Sale of F - 15's to Saudi Arabia

Q. With a final question, we are concerned about news reports that you plan to send to Congress a proposal to sell F - 15 jets to Saudi Arabia, especially since Saudi Arabia is in a state of war with Israel and is engaged in an economic boycott of Israel, which also affects the United States, business interests and American jobs. Do you still plan to propose the sale of F - 15's to the Saudis?

The President. When you're President, you look at all the issues. You look at everything in the area. One of them, of course, is Israel's qualitative edge. As I said in my remarks, I'm going to keep that in mind. You also look at the domestic economy. You also look at the Persian Gulf and the areas of stress and constraint over there.

No decision has been made. We have made consultations. I do want to make this a little bit, put a little political spin on this, my opponent the other day in St. Louis, big headline, said that he supported the sale. When you are President you have to do a lot of consultation on this. I can tell you no final decision has been made. I don't want to misrepresent it: Consideration is being given to this. But whether there is any difference between the parties for this election on this question, I don't know. But I can guarantee you the qualitative edge that Israel has will not be neglected. And as I say, I will keep fighting for the elimination of the boycott and these other -- and for the day when you can sit down and have a peace agreement.

But again, a President has to look at the overall security requirements, and that's exactly what I am doing right now. And I would then have to notify Congress, I'm not sure of the timing on that, if a decision is made to go forward. But again, I will think it all out, make my decision, and call it the way I see it like that umpire does. The buck does stop on that desk in the Oval Office, and you have to make tough calls sometimes.

OCTOBER 29, 1992

Middle East Peace Talks

Q. How do you plan, Mr. Bush, to keep the Middle East peace talks going in a fair and representative manner? What do you hope that each side will ultimately aspire to, and how will it affect the global community?

The President. Dana, I never thought anybody would ask such an intelligent question, because I've been running this campaign -- you might think foreign affairs don't matter. Look -- and this gives me a chance to hit it partially out of the park. Because of what we did in Desert Storm, we were able -- with the able leadership of a great team, Jim Baker, who's with me here tonight, and Brent Scowcroft in the White House and Larry Eagleburger and many others -- to get these parties, historic enemies, talking to each other in the Middle East. If you'd have said when I became President that Arabs would be talking to Israel, nobody would have believed it. And we did it. We did it by defending our own foreign policy interests. We did it by helping kill aggression.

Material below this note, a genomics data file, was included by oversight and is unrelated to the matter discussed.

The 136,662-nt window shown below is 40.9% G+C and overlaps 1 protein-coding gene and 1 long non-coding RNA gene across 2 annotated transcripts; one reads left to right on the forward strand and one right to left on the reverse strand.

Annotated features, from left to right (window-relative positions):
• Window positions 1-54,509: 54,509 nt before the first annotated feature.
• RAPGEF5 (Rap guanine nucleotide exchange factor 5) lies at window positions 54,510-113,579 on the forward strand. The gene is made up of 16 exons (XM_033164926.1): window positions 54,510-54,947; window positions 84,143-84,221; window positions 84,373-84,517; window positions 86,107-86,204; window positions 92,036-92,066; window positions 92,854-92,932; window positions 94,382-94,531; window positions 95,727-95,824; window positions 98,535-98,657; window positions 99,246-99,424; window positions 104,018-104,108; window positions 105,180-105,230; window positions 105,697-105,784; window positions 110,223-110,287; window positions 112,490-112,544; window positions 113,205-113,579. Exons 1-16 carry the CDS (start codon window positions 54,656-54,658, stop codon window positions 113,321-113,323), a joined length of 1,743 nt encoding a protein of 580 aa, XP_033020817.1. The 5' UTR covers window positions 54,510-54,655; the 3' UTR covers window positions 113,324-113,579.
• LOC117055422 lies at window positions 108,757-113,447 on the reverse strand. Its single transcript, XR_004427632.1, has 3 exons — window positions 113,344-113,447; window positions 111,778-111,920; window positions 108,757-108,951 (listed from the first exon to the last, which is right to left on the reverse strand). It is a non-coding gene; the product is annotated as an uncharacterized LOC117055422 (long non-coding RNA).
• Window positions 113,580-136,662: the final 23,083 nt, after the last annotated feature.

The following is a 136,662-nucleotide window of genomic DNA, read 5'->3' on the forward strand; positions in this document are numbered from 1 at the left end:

So the talks are going on, and in my view they will continue to go on. There were some cross-border problems in Lebanon and Israel the other day, but I think the talks are going to go on because I think all sides want it. You're seeing progress. You're seeing Syrian Jews permitted to leave, and you're seeing much more in the way of talking.

You asked what do I aspire for, to do: Simply to have peace in the Middle East. It's got to be based on the U.N. Security Resolutions 242, 338, which talks about getting the borders adjusted, safe and secure borders for Israel. And you're going to -- have to be compromise. But they're talking. And it is a dramatic accomplishment.

There's so many factions there, the Syrians and the Palestinians and the Lebanese, that I can't give you a formula in 10 seconds about it. But I am convinced that the talks will continue. They want peace. And all the Arab countries are pitching in. We are the first administration to ever bring about that kind of widespread negotiation.

Moderator. Do you think if you were reelected for the next 4 years, it is possible to get some kind of a settlement once and for all?

The President. I would think it's possible. I wouldn't want to hold out a false goal. But I think it's possible, yes. That's a good word for it, possible. But it's very important that it do happen. We have a special relationship with Israel because of the way we've conducted our foreign policy. Again back to the Gulf, we have very strong relations with Saudi Arabia.

I took a little flak for talking to Assad of Syria in some quarters. But it was the right thing to do, and now Syria is having some discussion at these peace talks with Israel. Who would have thought that possible?

So I think it is possible. I certainly hope it's possible.

Sources: Public Papers of the President